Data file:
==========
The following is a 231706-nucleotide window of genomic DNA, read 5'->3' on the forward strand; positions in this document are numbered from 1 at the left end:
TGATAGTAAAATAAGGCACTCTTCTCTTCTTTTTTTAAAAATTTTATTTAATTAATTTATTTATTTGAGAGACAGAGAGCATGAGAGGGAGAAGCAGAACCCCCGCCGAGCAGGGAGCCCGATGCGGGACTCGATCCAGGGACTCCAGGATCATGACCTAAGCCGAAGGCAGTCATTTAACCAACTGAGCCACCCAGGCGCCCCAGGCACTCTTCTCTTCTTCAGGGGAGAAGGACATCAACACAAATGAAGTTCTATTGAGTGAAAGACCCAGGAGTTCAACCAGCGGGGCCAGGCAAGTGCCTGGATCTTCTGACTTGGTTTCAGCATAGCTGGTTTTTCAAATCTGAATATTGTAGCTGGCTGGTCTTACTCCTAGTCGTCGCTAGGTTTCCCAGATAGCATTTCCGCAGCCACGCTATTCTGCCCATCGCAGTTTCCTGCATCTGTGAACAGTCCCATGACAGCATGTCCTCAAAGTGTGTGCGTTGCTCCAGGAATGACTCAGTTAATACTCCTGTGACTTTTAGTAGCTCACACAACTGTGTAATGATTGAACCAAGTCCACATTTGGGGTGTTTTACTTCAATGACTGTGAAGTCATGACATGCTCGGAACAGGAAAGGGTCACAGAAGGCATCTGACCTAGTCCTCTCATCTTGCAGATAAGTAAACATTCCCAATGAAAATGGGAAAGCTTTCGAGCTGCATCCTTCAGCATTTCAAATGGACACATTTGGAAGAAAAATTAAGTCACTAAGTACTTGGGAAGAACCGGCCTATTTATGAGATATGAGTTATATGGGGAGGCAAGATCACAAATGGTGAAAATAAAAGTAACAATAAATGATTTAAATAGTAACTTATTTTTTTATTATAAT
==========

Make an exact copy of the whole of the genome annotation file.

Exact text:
The following is a 231706-nucleotide window of genomic DNA, read 5'->3' on the forward strand; positions in this document are numbered from 1 at the left end:
TGATAGTAAAATAAGGCACTCTTCTCTTCTTTTTTTAAAAATTTTATTTAATTAATTTATTTATTTGAGAGACAGAGAGCATGAGAGGGAGAAGCAGAACCCCCGCCGAGCAGGGAGCCCGATGCGGGACTCGATCCAGGGACTCCAGGATCATGACCTAAGCCGAAGGCAGTCATTTAACCAACTGAGCCACCCAGGCGCCCCAGGCACTCTTCTCTTCTTCAGGGGAGAAGGACATCAACACAAATGAAGTTCTATTGAGTGAAAGACCCAGGAGTTCAACCAGCGGGGCCAGGCAAGTGCCTGGATCTTCTGACTTGGTTTCAGCATAGCTGGTTTTTCAAATCTGAATATTGTAGCTGGCTGGTCTTACTCCTAGTCGTCGCTAGGTTTCCCAGATAGCATTTCCGCAGCCACGCTATTCTGCCCATCGCAGTTTCCTGCATCTGTGAACAGTCCCATGACAGCATGTCCTCAAAGTGTGTGCGTTGCTCCAGGAATGACTCAGTTAATACTCCTGTGACTTTTAGTAGCTCACACAACTGTGTAATGATTGAACCAAGTCCACATTTGGGGTGTTTTACTTCAATGACTGTGAAGTCATGACATGCTCGGAACAGGAAAGGGTCACAGAAGGCATCTGACCTAGTCCTCTCATCTTGCAGATAAGTAAACATTCCCAATGAAAATGGGAAAGCTTTCGAGCTGCATCCTTCAGCATTTCAAATGGACACATTTGGAAGAAAAATTAAGTCACTAAGTACTTGGGAAGAACCGGCCTATTTATGAGATATGAGTTATATGGGGAGGCAAGATCACAAATGGTGAAAATAAAAGTAACAATAAATGATTTAAATAGTAACTTATTTTTTTATTATAAT